AMSTERDAM (Reuters) - The Netherlands’ King Willem-Alexander and his wife cut short a vacation to Greece on Friday after coming under criticism for travelling during the coronavirus pandemic.
“We see the reactions by people to reports in the media,” Willem-Alexander and his wife Queen Maxima said in a statement published by the Royal House late on Friday.
“We wish to leave no doubt that it’s necessary to follow the guidelines in order to get the COVID-19 virus under control. The discussion over our vacation is not contributing to that.”
Though the king’s vacation in Greece did not break any of the Netherlands’ lockdown rules, including new restrictions introduced this week amid one of Europe’s biggest coronavirus outbreaks, the government has discouraged unnecessary travel.
“This is unwise and incomprehensible,” the ANP news agency quoted lawmaker Joost Sneller of the D-66 party, one of the coalition partners in Prime Minister Mark Rutte’s governing coalition, as saying of the King’s vacation.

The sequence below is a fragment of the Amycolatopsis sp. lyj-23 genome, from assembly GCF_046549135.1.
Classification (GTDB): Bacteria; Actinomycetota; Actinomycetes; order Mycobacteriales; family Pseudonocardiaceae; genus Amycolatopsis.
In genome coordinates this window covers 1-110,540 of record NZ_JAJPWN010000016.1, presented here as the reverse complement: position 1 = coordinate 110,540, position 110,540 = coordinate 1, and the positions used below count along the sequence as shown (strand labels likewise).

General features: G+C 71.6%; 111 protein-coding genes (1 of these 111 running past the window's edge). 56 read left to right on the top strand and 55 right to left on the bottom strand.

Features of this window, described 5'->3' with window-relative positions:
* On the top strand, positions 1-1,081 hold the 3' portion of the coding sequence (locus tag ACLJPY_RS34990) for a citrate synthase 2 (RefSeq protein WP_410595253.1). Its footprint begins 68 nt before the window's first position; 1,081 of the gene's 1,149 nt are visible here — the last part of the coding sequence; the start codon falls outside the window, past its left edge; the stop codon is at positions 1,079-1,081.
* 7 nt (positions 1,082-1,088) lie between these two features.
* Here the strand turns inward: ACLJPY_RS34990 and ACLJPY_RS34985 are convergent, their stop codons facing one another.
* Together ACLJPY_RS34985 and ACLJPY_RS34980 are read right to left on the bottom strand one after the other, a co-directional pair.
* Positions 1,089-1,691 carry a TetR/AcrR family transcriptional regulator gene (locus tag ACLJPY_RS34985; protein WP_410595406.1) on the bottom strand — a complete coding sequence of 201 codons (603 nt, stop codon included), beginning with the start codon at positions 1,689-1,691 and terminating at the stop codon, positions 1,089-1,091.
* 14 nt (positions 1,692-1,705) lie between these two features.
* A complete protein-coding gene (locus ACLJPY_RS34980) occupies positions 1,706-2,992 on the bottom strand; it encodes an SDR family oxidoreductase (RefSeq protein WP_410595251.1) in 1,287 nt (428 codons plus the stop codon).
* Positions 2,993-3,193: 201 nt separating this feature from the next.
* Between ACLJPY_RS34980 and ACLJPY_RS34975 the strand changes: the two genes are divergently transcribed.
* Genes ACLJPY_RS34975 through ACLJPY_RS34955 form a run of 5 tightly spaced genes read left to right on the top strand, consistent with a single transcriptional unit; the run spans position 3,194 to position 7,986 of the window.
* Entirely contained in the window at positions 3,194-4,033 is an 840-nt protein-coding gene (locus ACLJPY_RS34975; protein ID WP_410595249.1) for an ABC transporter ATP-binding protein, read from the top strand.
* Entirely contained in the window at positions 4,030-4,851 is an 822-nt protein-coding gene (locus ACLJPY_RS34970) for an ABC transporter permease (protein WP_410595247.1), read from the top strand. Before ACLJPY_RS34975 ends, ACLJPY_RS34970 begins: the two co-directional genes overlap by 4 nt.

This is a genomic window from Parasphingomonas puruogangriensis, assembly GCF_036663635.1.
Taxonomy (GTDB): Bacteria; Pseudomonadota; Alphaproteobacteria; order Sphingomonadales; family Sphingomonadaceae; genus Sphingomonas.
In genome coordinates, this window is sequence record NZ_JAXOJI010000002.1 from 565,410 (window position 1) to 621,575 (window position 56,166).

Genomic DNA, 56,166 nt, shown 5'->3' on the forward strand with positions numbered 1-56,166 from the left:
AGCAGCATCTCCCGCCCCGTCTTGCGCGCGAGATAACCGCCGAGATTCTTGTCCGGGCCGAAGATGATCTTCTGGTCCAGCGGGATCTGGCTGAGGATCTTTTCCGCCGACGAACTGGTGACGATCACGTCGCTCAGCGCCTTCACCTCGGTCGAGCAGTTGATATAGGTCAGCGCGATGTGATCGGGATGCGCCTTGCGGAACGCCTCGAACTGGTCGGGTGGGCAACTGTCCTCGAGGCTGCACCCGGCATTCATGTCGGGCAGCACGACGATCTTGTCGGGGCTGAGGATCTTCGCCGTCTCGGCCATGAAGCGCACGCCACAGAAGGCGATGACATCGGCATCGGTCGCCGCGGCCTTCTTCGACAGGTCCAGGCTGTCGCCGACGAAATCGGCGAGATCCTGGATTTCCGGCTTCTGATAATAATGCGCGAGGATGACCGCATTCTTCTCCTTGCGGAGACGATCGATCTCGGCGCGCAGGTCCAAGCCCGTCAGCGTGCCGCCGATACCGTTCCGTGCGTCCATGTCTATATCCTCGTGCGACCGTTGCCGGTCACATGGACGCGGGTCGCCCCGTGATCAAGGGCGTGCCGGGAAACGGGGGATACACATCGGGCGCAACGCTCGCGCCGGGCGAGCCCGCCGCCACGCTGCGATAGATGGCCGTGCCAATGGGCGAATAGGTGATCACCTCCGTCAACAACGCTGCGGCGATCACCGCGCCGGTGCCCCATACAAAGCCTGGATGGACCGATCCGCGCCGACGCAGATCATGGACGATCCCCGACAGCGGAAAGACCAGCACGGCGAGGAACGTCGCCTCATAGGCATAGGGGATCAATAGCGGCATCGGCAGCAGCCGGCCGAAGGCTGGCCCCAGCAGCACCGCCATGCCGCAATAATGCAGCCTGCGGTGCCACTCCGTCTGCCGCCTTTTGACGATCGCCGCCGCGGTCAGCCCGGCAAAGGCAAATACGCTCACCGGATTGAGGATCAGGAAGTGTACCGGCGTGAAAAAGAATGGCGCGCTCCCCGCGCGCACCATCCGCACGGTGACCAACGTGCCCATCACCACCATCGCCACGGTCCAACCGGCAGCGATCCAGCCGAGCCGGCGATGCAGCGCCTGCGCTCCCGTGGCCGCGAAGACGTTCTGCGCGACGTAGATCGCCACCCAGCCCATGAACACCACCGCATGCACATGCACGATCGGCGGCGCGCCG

Rutte had urged the nation in an televised address on Tuesday “not to test the boundaries of the rules.”
“You can go on vacation, but then go to the place where you’ve booked your cottage or hotel room and don’t move around,” the prime minister said. “If you do go abroad -- well your options are limited as there are few countries that want to have us anymore.”
Willem-Alexander, who has a private villa in southern Greece, travelled by government jet, ANP reported.
The Netherlands reported nearly 8,000 new coronavirus cases on Friday, a record.
Willem-Alexander and his wife Queen Maxima issued an apology after a previous vacation to Greece, in August, after a photo was published showing them breaking social distancing guidelines on the island of Milos.
Reporting by Toby Sterling; Editing by Toby Chopra and Chizu Nomiyama
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